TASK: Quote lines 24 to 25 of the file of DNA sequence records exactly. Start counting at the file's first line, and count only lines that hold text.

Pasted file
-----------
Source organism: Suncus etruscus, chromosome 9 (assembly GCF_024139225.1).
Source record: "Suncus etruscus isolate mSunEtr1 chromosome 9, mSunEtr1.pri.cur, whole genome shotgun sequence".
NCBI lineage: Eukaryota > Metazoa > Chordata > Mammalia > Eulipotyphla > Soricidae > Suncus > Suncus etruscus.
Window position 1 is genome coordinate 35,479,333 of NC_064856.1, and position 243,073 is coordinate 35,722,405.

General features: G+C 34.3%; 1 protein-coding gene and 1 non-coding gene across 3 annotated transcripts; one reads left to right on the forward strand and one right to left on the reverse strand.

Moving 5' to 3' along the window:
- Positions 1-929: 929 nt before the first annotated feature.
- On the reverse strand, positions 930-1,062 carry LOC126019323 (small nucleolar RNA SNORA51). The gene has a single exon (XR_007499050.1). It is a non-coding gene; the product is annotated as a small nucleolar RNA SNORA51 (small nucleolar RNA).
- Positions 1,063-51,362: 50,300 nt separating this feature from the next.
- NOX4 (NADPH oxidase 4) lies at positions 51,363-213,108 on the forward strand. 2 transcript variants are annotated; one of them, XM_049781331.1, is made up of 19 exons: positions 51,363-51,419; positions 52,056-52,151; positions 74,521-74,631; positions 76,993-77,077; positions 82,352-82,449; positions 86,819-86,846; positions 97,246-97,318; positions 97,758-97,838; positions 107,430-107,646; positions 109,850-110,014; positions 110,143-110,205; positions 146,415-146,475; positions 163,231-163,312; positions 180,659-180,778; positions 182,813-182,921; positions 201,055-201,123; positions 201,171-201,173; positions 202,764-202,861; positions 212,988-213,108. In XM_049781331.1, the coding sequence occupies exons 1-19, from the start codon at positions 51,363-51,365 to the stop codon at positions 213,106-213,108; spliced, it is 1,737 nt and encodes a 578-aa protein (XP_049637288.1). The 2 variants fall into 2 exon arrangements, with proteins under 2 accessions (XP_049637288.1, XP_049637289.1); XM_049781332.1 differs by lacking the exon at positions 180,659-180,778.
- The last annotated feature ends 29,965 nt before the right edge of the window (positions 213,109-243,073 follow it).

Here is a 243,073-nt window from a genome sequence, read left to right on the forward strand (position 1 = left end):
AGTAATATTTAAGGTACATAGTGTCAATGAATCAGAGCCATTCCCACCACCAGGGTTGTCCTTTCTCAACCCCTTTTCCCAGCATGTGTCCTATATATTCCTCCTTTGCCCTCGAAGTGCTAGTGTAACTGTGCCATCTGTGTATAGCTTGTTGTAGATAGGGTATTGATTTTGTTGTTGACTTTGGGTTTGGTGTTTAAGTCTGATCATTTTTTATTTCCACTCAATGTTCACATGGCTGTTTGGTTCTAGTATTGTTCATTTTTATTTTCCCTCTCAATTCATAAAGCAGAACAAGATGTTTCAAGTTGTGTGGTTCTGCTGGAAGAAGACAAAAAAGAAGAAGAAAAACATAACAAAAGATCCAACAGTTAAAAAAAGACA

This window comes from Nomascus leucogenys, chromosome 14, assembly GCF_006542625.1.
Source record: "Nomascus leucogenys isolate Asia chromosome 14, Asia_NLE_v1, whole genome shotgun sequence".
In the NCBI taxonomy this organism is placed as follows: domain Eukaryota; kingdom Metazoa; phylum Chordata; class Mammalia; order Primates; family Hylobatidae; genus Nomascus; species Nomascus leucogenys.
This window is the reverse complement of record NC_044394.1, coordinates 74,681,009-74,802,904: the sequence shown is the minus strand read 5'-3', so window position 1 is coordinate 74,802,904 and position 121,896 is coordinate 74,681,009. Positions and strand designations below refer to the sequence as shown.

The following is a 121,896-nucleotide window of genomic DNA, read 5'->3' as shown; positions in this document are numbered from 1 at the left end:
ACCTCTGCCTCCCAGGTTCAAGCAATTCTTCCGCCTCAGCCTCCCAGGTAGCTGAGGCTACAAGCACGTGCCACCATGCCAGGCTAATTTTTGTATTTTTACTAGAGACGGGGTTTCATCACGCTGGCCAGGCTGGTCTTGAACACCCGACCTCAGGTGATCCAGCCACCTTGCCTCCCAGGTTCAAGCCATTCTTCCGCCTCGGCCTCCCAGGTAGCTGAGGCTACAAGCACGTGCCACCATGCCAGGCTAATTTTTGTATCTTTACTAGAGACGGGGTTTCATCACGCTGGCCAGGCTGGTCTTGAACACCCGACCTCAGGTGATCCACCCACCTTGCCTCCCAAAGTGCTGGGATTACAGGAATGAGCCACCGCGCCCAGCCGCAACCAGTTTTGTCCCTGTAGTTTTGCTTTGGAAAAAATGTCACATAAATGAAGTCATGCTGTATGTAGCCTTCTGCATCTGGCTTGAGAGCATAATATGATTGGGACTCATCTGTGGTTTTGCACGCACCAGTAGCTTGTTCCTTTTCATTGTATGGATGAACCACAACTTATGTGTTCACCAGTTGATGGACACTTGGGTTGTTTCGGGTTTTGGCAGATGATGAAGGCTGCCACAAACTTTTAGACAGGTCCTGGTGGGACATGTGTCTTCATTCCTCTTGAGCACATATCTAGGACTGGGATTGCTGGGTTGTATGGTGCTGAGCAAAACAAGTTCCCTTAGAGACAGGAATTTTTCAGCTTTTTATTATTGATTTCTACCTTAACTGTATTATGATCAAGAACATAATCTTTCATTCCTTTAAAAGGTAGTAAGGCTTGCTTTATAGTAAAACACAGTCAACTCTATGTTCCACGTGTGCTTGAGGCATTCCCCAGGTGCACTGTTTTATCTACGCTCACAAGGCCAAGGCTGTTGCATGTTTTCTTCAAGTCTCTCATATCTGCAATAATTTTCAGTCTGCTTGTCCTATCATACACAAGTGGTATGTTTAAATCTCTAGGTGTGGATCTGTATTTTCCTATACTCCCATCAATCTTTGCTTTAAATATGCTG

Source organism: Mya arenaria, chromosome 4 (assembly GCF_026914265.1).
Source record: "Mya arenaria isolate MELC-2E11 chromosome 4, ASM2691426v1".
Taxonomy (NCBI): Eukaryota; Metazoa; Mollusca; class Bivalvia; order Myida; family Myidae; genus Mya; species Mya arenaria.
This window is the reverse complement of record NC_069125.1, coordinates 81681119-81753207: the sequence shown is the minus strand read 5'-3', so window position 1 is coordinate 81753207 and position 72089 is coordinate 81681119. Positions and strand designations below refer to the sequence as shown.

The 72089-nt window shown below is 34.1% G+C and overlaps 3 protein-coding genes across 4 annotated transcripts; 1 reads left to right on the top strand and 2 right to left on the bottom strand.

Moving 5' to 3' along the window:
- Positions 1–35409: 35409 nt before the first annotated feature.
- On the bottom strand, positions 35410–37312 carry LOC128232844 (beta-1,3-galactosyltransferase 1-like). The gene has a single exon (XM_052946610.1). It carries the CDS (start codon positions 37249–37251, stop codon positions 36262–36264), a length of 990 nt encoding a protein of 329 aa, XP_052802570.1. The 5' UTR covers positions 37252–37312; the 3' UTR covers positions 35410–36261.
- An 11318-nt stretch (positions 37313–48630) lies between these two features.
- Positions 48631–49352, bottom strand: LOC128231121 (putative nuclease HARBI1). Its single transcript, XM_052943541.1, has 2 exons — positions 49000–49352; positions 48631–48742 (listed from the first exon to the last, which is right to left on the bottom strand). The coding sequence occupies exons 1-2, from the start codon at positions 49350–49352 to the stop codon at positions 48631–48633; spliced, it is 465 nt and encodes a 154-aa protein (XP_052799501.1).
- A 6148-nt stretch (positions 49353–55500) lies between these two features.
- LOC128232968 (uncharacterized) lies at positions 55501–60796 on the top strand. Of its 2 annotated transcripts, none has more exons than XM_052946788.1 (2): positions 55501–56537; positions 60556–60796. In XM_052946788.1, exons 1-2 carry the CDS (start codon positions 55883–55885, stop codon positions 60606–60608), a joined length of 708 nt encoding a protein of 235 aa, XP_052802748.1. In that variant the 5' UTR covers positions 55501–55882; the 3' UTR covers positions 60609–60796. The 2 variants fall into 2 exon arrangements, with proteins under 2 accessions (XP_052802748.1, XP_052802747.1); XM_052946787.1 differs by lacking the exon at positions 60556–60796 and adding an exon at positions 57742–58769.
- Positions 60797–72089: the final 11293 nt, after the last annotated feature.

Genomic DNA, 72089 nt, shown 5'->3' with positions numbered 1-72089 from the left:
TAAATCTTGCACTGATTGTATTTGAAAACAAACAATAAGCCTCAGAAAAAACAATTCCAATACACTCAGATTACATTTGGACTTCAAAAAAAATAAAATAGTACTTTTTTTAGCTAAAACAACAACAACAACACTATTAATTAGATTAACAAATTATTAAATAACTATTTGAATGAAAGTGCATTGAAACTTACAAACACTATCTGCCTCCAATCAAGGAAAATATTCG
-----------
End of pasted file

The 72089-nt window shown below is 34.1% G+C and overlaps 3 protein-coding genes across 4 annotated transcripts; 1 reads left to right on the top strand and 2 right to left on the bottom strand.

Moving 5' to 3' along the window: